While I’m working on a further post about memories of Sartoriusstrasse, I thought I’d post a little update on my progress with some reading projects. I need to get busy (or find some short books!) because, to meet my goal of reading 40 books from the Guardian 1000 Novels Everyone Must Read by the end of the year, I have 18 books to go. Since I last updated in mid-June, I’ve only managed 6 of the books on the list, though one was quite long. Well, maybe 5 – more about that in a moment. The books (reviewed on Goodreads for anyone who’s interested) are:
July’s People, Nadine Gordimer
All Quiet on the Western Front, Erich Maria Remarque
Regeneration, Pat Barker
The Way of All Flesh, Samuel Butler
The Eye in the Door, Pat Barker
High Fidelity, Nick Hornby
I mentioned before that the Guardian critics were annoyingly inconsistent about trilogies and long book series, bringing the total of books to more like 1070. The fifth book listed, The Eye in the Door, is the second in Pat Barker’s World War I trilogy which began with Regeneration. Before long I’ll be reading the last of the three, The Ghost Road. Set largely in England, the trilogy deals among other things with the treatment of what was then known as shell-shock. After reading All Quiet on the Western Front, I thought it might be good to concentrate on books that had something (in this case World War I) in common, but I got distracted by The Way of All Flesh and High Fidelity – which also have something in common in a way. In any case, there is no lack of interesting novels on World War I on this list. Among those I’ve acquired at various used book sales are Lewis Grassic Gibbon’s trilogy A Scots Quair; Ford Madox Ford’s Parade’s End (another trilogy!), and Sebastian Faulks’s Birdsong (which I think is also part of some sort of series, but one has to stop somewhere.) When I tire of WWI I can go to books set during World War II, or Victorian novels, or perhaps dip into the French of Balzac or the India of Vikram Seth.
Besides this huge project, I continue reading the Edgar Award Winners for Best Novel. I started this last year, after realizing that I often was unfamiliar with the winning books although I read a great many mystery stories. I began with the first winner (1954) and am now up to the 1995 winner, Dick Francis’s Come to Grief. It looks as though with any luck I’ll be able to catch up to the awards by the time the next one is given out in May 2010.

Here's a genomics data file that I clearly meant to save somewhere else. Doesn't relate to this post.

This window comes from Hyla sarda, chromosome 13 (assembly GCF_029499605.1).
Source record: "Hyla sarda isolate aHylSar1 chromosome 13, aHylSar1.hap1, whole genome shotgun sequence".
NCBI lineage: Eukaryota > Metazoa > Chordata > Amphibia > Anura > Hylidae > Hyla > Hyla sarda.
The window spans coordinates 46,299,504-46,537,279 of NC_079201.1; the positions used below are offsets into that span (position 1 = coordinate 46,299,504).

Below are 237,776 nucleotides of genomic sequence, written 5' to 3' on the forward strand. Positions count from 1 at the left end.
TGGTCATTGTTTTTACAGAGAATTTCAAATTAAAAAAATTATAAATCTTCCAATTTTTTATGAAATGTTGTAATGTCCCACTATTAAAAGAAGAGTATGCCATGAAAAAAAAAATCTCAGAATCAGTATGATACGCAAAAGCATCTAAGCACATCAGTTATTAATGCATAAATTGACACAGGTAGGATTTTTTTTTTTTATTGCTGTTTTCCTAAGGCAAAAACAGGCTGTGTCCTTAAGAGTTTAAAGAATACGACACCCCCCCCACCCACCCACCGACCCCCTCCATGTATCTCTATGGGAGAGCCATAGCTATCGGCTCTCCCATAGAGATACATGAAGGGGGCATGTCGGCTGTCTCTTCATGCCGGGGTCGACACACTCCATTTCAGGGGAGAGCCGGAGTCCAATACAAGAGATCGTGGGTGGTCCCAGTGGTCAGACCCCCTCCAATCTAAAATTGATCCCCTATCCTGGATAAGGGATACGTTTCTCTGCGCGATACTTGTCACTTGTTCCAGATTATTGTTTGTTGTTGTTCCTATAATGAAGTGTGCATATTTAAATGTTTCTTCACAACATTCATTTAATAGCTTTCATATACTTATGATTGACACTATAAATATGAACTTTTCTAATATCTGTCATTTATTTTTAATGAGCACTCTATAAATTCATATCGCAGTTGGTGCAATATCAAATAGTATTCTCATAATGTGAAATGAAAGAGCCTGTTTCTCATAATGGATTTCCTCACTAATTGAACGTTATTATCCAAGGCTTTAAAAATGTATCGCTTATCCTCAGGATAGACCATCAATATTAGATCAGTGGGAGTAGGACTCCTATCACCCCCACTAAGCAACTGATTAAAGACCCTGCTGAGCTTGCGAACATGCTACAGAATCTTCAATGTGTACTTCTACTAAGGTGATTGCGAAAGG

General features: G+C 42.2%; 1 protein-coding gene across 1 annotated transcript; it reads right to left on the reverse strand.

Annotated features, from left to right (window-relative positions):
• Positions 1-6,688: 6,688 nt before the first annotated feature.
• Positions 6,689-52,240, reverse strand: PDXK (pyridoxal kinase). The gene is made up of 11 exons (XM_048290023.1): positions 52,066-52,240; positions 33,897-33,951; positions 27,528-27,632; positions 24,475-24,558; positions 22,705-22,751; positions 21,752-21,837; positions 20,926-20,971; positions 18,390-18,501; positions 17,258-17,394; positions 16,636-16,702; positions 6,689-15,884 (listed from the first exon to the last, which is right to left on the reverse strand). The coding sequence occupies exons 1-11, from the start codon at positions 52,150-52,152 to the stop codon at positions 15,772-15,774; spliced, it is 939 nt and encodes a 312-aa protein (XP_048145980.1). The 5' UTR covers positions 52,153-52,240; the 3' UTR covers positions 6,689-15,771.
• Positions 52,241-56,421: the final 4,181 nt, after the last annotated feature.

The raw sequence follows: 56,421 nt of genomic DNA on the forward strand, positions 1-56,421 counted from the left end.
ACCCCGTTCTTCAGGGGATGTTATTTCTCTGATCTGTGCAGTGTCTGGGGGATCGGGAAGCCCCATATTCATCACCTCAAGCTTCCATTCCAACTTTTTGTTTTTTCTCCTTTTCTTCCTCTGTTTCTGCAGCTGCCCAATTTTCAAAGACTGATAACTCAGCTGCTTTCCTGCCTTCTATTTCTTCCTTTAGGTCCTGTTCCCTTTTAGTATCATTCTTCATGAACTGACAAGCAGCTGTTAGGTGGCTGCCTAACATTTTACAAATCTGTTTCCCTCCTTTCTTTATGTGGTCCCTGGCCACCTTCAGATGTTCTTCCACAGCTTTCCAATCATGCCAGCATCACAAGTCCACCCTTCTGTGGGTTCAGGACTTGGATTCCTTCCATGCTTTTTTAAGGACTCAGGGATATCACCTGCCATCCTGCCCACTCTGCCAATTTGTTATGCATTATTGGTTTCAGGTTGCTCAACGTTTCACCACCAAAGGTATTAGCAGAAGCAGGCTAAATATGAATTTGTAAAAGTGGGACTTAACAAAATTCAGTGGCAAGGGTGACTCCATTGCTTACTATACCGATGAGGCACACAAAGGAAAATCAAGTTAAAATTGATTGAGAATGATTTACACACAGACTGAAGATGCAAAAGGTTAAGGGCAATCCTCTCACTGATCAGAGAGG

To introduce myself to some new writers (new to me at least) I’m also reading a book set in each of the 50 states plus the District of Columbia. I’ve made it as far as Maryland, for which I’m in the middle of Identity Crisis, which the author, Debbi Mack, kindly sent to me upon hearing of my project on the DorothyL list. It’s a nice way of armchair travelling, and when I finish this I may very well embark on a worldwide “mystery tour.” Of course, while reading these books I’ve also discovered quite a few writers whose work I want to read more of. So many books, so little time!
I do read some non-fiction as well, although perhaps not as much as I should. We went to a book sale at the Topsham Public Library last weekend, and besides several books from the Guardian 1000 and a couple of mysteries, I picked up A.J. Jacobs’s The Year of Living Biblically, which I’ve been wanting to read for a while. I’m finding it interesting so far. Meanwhile, I need to get started on Charles Todd’s A Matter of Justice, which is due back at the library soon. I really enjoy this series set in the aftermath of World War I; I’m also eagerly awaiting a chance to read the latest of Jacqueline Winspear’s Maisie Dobbs series. And then there’s my Netflix queue, which is again approaching the dreaded 500 mark.It’s no wonder I seldom watch television as such, although I’m making an exception for the Ken Burns series on the National Parks which started last night. I was somewhat distracted by trying to identify the hymn tunes which seemed to prevail in the soundtrack – definitely heard “This Is My Father’s World” and the Southern Harmony tune Land of Rest – which I know best as “In Solitude,” many people know as Brian Wren’s “I Come with Joy to Meet My Lord,” and, if you’re kicking it old school, you may remember it as one of the tunes for “Jerusalem, My Happy Home.” It’s a beautiful tune, which I heard in a fresh way in the soundtrack’s swingy, uptempo version.